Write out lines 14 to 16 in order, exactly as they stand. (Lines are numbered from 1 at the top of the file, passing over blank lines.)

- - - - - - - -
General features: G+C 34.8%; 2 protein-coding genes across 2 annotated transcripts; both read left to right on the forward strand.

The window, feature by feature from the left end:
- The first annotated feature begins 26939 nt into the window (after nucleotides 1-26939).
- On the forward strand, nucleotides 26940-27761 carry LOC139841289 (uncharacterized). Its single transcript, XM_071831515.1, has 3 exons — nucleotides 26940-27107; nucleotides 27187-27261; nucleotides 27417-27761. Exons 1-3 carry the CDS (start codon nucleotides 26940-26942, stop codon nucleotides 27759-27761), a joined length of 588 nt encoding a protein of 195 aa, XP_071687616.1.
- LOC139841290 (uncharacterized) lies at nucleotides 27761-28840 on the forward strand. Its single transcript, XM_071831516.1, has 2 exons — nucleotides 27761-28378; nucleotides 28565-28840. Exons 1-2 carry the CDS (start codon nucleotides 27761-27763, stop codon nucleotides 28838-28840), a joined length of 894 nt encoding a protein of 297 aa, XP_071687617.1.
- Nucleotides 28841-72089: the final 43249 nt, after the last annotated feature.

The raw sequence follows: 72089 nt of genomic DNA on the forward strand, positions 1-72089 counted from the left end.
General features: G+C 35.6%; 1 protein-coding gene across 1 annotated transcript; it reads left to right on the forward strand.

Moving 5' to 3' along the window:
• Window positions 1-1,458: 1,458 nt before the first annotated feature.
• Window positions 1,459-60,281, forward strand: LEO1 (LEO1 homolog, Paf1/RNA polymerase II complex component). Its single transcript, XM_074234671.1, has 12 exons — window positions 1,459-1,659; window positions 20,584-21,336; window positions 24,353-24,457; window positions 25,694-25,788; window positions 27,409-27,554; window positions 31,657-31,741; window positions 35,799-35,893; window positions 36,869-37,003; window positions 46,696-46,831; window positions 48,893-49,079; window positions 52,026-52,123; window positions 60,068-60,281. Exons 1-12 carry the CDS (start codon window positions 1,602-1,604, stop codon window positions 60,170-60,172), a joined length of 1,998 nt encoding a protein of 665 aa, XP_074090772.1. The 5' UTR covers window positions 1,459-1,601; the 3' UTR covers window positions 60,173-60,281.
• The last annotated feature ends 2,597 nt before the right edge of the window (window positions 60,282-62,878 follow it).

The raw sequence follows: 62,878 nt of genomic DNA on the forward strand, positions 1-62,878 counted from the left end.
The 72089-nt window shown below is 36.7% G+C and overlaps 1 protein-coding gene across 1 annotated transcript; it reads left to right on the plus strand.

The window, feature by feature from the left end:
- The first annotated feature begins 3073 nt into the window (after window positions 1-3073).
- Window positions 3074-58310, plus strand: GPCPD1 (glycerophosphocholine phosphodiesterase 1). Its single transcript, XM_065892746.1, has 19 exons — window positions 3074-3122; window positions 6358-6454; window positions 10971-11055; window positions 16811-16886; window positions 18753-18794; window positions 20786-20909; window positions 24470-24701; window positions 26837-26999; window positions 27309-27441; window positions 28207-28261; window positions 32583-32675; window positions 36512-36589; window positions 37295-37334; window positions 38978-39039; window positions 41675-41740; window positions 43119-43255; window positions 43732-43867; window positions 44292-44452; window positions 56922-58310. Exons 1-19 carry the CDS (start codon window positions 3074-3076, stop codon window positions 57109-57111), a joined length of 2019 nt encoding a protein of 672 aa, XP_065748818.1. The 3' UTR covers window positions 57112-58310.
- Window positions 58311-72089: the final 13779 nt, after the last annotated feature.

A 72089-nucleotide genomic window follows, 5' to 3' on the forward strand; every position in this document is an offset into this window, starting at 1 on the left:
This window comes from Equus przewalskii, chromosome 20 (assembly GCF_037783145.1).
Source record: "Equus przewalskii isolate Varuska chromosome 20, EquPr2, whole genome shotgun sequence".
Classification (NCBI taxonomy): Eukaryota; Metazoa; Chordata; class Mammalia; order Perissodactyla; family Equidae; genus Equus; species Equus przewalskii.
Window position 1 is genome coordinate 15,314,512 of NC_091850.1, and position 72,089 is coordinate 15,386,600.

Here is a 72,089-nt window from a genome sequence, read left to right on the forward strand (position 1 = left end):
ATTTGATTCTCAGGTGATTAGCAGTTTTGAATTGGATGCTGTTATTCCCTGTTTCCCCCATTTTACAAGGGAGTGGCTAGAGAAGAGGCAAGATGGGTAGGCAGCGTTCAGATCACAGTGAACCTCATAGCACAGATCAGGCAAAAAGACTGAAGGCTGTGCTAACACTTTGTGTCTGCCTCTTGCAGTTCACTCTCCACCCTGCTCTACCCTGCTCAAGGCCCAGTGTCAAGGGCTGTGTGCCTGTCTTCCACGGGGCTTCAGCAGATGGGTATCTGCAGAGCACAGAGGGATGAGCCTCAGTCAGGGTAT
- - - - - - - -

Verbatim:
The 72089-nt window shown below is 36.7% G+C and overlaps 1 protein-coding gene across 1 annotated transcript; it reads left to right on the plus strand.

The window, feature by feature from the left end:
- The first annotated feature begins 3073 nt into the window (after window positions 1-3073).